Question: What do Motown Records, Soft Sheen and Johnson Products have in common?
Answer: Each one of these companies were Black companies that were sold after they had become successful.
Now I did not name these companies because I wanted to hold anyone in particular up for criticism. Indeed, as I did research for this article; I even found some things to compliment. For instance, Barry Gordy stayed on and took an active role in running Motown after he sold it.
I freely acknowledge that establishing a highly profitable company and selling it to establish another company or maybe just because you want to kick back and retire is a part of the American Dream. This has been detailed in numerous publications like the Wall Street Journal and Black Enterprise, and been described by authors like Robert T. Kiyosaki in You Can Choose to be Rich.
The thing that does concern me is the big picture. In the last few decades the American economy has opened many opportunities. Overall, Black Americans need more examples of successful businesses. Even though we have always owned businesses, Black Americans have tended to look for their security as employees and not as owners.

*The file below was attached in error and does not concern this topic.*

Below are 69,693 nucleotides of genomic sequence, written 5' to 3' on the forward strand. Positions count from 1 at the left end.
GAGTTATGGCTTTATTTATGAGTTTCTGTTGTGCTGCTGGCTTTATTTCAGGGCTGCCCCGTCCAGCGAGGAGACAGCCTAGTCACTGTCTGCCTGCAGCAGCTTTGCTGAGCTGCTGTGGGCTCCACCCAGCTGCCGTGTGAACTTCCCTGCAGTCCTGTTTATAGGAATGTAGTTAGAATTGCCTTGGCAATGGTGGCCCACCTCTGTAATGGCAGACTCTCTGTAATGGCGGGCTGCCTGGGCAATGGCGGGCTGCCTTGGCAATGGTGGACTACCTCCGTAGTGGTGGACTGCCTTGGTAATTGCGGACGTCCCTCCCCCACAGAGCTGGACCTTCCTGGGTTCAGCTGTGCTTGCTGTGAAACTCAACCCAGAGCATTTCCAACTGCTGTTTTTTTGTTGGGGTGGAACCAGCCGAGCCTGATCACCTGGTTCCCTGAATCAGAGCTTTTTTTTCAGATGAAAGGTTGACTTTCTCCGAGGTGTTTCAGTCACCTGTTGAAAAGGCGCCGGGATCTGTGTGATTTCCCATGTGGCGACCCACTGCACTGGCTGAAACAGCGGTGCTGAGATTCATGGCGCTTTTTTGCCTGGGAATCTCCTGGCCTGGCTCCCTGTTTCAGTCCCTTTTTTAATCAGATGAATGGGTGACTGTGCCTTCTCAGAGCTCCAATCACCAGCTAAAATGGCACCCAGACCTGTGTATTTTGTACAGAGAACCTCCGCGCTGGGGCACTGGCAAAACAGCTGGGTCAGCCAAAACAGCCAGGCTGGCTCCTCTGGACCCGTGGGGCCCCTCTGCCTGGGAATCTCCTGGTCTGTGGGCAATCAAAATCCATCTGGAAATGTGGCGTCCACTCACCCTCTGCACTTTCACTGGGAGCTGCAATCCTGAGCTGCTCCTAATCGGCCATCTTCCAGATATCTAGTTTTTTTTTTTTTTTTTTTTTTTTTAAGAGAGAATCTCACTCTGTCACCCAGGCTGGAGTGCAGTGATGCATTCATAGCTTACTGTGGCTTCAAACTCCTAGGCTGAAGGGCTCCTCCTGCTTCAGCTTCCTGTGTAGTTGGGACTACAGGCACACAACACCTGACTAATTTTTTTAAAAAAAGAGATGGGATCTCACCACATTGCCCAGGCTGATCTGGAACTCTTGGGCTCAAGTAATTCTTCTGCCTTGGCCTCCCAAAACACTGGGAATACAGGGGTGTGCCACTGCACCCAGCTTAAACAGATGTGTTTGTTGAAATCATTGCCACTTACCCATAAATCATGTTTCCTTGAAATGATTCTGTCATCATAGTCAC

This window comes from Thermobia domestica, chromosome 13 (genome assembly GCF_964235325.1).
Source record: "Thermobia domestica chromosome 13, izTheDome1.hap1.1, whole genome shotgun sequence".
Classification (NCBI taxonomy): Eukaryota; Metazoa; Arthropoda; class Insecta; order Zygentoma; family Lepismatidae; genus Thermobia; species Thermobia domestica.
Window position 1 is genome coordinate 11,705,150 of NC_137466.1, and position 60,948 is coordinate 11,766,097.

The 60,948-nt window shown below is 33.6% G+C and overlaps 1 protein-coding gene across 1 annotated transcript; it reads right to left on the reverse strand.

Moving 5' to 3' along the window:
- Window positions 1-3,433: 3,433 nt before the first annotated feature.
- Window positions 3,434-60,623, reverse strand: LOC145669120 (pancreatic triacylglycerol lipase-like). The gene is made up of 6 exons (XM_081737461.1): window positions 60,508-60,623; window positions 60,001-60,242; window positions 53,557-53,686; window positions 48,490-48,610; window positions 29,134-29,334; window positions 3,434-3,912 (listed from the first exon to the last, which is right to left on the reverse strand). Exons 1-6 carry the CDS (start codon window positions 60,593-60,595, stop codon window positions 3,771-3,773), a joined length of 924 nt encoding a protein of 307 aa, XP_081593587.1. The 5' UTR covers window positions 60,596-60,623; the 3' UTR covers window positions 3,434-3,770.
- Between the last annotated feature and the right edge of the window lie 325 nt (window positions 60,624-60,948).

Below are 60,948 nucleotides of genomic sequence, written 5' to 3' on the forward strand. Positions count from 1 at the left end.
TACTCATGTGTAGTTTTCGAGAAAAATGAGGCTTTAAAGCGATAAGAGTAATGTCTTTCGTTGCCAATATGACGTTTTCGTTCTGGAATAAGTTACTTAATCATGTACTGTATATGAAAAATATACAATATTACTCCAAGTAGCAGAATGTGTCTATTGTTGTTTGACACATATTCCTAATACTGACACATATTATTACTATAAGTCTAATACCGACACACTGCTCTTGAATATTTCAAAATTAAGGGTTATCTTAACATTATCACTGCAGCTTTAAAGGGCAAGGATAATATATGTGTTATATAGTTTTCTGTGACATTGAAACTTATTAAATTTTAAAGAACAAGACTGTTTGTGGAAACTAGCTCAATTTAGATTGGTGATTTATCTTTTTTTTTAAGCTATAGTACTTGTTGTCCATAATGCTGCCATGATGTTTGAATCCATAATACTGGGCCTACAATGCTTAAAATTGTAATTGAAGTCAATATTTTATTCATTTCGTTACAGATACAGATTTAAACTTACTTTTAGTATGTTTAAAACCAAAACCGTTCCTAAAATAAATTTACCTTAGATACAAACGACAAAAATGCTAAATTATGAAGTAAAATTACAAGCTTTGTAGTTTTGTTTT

Even though there are many areas where long-term job security is still possible, job security in many fields is not what it once was. If you are a nurse or a plumber, your career may be looking great — but if you work in a shoe factory the fact that only 5 percent of America's shoes are made here is not in your long-term favor.
However if you decide to open up a small boutique that caters to people that appreciate custom-made shoes, and you find the right way to market them — you might just be on to something.
According to the U.S. Census Bureau, we are more than 12 percent of the nation's population but own only 4 percent of the nation's non-farm businesses.
It seems to me that America has room for a few more Barry Gordys.